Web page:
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Acupuncture Today
January, 2000, Vol. 01, Issue 01
 
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Reflections on Success in Your Practice

By Kabba Anand, DAc, LAc, Dipl. Ac., Dipl. CH

Success

What makes an acupuncture and Oriental medicine practice successful? Recent graduates and experienced practitioners alike have asked me this question many times.

I also ask myself this question as my practice evolves and changes. First, "success" must be defined individually, as the answer will most likely be different for each of us.

Success may be defined simply as enjoying your work and loving your choice of careers. It might be learning a skill which enables you to help others, thus helping make the world a better place. Success might be maintaining gainful employment, being self-employed, or employing others. It could mean earning a certain level of income or reaching specific financial goals.

In your practice, success might mean receiving referrals from a wide variety of health professionals, or working in an integrated health care setting where both conventional and traditional medicine are provided. It could also mean establishing a reputation as a quality acupuncture and oriental medicine provider in your community. Perhaps it is as simple as helping others feel better, having successful treatment approaches, or developing skills to help most of the people that come to your practice seeking your expertise.

There are many ways of defining "success. It's important that when you begin to make your practice more successful, you begin there. By defining what a successful practice is to you, you will know your goals.

Philosophy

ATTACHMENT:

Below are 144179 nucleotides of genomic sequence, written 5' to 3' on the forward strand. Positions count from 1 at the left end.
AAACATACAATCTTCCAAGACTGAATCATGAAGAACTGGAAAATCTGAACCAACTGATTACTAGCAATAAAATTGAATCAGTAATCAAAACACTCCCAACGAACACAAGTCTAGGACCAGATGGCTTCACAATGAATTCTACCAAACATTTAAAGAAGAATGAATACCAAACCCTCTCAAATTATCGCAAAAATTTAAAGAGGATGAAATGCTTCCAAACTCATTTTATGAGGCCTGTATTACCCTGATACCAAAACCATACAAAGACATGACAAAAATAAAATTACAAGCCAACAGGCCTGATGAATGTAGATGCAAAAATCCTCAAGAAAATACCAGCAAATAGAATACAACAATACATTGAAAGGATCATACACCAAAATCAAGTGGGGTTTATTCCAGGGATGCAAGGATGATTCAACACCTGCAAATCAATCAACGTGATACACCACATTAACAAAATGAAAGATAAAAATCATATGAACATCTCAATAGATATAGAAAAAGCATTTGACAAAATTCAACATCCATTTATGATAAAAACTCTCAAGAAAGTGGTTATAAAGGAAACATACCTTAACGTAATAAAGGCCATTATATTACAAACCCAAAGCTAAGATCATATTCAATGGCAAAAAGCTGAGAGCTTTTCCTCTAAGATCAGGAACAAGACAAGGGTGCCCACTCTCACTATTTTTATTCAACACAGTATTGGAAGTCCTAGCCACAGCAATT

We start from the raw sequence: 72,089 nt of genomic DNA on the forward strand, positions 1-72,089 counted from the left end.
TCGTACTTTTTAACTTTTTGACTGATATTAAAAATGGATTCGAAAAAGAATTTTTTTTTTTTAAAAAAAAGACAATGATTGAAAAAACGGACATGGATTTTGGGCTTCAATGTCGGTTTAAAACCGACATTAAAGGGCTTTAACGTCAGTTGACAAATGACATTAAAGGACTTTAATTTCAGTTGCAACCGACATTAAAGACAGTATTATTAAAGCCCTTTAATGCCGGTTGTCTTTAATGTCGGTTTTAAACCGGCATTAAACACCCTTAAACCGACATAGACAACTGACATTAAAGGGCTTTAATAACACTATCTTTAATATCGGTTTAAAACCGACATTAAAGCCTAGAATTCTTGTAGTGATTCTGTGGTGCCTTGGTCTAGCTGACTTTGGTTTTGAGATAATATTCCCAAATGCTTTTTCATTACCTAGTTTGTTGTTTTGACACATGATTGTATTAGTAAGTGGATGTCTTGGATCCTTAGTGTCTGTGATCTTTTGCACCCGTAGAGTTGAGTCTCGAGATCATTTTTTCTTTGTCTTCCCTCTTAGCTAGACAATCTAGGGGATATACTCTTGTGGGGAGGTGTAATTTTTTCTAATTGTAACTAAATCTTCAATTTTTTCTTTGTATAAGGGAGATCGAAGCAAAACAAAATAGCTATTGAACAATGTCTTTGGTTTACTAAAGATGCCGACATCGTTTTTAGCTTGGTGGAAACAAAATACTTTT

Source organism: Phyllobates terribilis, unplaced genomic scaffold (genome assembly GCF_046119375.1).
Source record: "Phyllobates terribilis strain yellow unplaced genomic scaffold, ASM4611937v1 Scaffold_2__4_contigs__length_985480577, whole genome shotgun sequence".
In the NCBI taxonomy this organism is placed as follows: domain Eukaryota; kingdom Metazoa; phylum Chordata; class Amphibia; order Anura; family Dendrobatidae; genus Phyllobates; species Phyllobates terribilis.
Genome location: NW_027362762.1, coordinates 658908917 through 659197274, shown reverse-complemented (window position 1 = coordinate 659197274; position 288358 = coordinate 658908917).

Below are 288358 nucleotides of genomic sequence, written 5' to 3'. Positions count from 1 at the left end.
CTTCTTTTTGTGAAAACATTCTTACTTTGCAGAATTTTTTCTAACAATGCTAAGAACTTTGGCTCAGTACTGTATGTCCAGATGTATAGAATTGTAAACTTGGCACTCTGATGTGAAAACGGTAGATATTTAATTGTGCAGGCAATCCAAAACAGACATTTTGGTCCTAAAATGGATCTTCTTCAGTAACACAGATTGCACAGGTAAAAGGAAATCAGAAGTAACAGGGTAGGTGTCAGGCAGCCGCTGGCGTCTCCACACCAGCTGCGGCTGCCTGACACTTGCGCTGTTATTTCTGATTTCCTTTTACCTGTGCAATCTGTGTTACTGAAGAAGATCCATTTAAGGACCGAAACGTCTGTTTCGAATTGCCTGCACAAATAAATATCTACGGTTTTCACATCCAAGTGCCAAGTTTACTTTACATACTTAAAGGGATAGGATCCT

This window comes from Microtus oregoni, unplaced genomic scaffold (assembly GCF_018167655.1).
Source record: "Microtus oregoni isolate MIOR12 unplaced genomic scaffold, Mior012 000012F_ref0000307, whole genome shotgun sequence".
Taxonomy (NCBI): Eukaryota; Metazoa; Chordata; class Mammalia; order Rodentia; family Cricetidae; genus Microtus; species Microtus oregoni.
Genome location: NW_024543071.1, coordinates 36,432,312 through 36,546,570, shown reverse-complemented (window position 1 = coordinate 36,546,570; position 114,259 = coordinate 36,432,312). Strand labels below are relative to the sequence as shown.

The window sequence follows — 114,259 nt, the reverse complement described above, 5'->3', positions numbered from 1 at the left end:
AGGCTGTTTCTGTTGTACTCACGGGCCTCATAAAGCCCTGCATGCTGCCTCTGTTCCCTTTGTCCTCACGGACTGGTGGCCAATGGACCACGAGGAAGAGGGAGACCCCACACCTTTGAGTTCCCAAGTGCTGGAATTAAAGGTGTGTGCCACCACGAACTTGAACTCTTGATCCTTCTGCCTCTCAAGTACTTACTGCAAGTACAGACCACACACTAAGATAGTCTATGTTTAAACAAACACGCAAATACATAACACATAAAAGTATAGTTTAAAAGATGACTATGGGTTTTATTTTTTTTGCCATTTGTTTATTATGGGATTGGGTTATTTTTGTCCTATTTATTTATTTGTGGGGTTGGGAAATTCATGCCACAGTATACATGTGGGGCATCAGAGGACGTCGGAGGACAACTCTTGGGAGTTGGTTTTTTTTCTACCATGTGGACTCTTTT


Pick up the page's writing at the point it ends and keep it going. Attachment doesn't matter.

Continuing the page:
How do you reach these goals? Whether you are in a successful practice now, have already reached some degree of success, or are still struggling to build a successful practice, how can you achieve greater success? If you currently have a successful practice, how can you make it more successful?

The foundation of success is to love what you do and be fulfilled by it, without focusing on your income or patient volume, but by finding satisfaction in providing the best service possible. Personal growth, developing communication skills, management experience, and deeper understandings of medicine, as well as exploring new interests, are byproducts of success in your clinical practice. Everything revolves around your philosophy, your spirit/shen, and grows out of who you are, what you're doing and why.

The practice of AOM is somewhat like a relationship with a master. It doesn't matter how you arrived there (curiosity; a desire to serve; power; knowledge; insecurity; divine inspiration): all that matters is that you're here. AOM is a field of medicine which attracts people from diverse sociological, economic, ethnic and religious backgrounds, yet there is something about the practice of AOM that inspires seemingly devotional dedication and has birthed a new "family" of practitioners.

We share a common experience. Many of us have witnessed amazing responses to challenging cases or had personal healing experiences, and our practice doesn't fit easily within the conventional Western paradigm of health and medicine. We apply a unique understanding and philosophy in our practice. AOM is not simply a group of techniques that deal with certain symptoms. They encompass a whole understanding of the universe that we begin to grasp with ongoing study and can share through our practice.

It is this understanding, more than anything else is, which makes us unique. It isn't puncturing the skin with needles, warming the body with moxibustion or creating suction with cupping that attracts people. It is instead this world view, an understanding of the interrelationship and interdependence of all things which people are searching for. They want to understand (or already do) this cosmological view of the interconnectedness of things, the seemingly hidden relationships between different aspects of being. We have been given these incredible understandings which have helped our lives, our health and balance, and now we are able to share them by treating and educating our patients.